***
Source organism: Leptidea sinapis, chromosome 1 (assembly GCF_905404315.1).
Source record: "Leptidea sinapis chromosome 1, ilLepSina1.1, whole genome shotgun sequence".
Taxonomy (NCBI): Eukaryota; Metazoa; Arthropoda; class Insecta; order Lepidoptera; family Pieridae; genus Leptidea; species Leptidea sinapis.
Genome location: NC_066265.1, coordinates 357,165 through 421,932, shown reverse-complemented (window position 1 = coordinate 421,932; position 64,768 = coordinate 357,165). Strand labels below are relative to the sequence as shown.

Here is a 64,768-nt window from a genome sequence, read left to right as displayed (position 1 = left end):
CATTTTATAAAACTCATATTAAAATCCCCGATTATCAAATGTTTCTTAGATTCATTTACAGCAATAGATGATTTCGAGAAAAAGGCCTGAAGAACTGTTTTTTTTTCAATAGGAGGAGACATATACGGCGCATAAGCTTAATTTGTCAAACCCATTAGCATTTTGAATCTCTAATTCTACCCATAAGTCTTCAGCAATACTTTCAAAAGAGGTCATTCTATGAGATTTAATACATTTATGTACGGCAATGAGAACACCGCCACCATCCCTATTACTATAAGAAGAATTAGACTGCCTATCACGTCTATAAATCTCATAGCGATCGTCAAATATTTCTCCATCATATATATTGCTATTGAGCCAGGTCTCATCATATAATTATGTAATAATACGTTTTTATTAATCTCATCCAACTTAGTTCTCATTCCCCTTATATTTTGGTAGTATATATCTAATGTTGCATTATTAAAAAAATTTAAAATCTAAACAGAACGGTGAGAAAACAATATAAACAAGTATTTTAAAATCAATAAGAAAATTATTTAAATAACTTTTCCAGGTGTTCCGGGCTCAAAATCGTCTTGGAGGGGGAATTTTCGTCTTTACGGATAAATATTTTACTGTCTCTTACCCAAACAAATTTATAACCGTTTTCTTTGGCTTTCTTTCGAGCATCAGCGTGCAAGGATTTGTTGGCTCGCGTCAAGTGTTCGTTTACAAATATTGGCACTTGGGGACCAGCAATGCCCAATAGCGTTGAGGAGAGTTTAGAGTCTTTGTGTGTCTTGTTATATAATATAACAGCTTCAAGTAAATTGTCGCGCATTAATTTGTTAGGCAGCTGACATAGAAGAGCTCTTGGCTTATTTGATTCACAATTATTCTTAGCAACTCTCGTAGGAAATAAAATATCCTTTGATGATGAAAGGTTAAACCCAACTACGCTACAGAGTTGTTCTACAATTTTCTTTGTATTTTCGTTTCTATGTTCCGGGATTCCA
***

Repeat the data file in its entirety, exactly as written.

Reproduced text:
Source organism: Leptidea sinapis, chromosome 1 (assembly GCF_905404315.1).
Source record: "Leptidea sinapis chromosome 1, ilLepSina1.1, whole genome shotgun sequence".
Taxonomy (NCBI): Eukaryota; Metazoa; Arthropoda; class Insecta; order Lepidoptera; family Pieridae; genus Leptidea; species Leptidea sinapis.
Genome location: NC_066265.1, coordinates 357,165 through 421,932, shown reverse-complemented (window position 1 = coordinate 421,932; position 64,768 = coordinate 357,165). Strand labels below are relative to the sequence as shown.

Here is a 64,768-nt window from a genome sequence, read left to right as displayed (position 1 = left end):
CATTTTATAAAACTCATATTAAAATCCCCGATTATCAAATGTTTCTTAGATTCATTTACAGCAATAGATGATTTCGAGAAAAAGGCCTGAAGAACTGTTTTTTTTTCAATAGGAGGAGACATATACGGCGCATAAGCTTAATTTGTCAAACCCATTAGCATTTTGAATCTCTAATTCTACCCATAAGTCTTCAGCAATACTTTCAAAAGAGGTCATTCTATGAGATTTAATACATTTATGTACGGCAATGAGAACACCGCCACCATCCCTATTACTATAAGAAGAATTAGACTGCCTATCACGTCTATAAATCTCATAGCGATCGTCAAATATTTCTCCATCATATATATTGCTATTGAGCCAGGTCTCATCATATAATTATGTAATAATACGTTTTTATTAATCTCATCCAACTTAGTTCTCATTCCCCTTATATTTTGGTAGTATATATCTAATGTTGCATTATTAAAAAAATTTAAAATCTAAACAGAACGGTGAGAAAACAATATAAACAAGTATTTTAAAATCAATAAGAAAATTATTTAAATAACTTTTCCAGGTGTTCCGGGCTCAAAATCGTCTTGGAGGGGGAATTTTCGTCTTTACGGATAAATATTTTACTGTCTCTTACCCAAACAAATTTATAACCGTTTTCTTTGGCTTTCTTTCGAGCATCAGCGTGCAAGGATTTGTTGGCTCGCGTCAAGTGTTCGTTTACAAATATTGGCACTTGGGGACCAGCAATGCCCAATAGCGTTGAGGAGAGTTTAGAGTCTTTGTGTGTCTTGTTATATAATATAACAGCTTCAAGTAAATTGTCGCGCATTAATTTGTTAGGCAGCTGACATAGAAGAGCTCTTGGCTTATTTGATTCACAATTATTCTTAGCAACTCTCGTAGGAAATAAAATATCCTTTGATGATGAAAGGTTAAACCCAACTACGCTACAGAGTTGTTCTACAATTTTCTTTGTATTTTCGTTTCTATGTTCCGGGATTCCA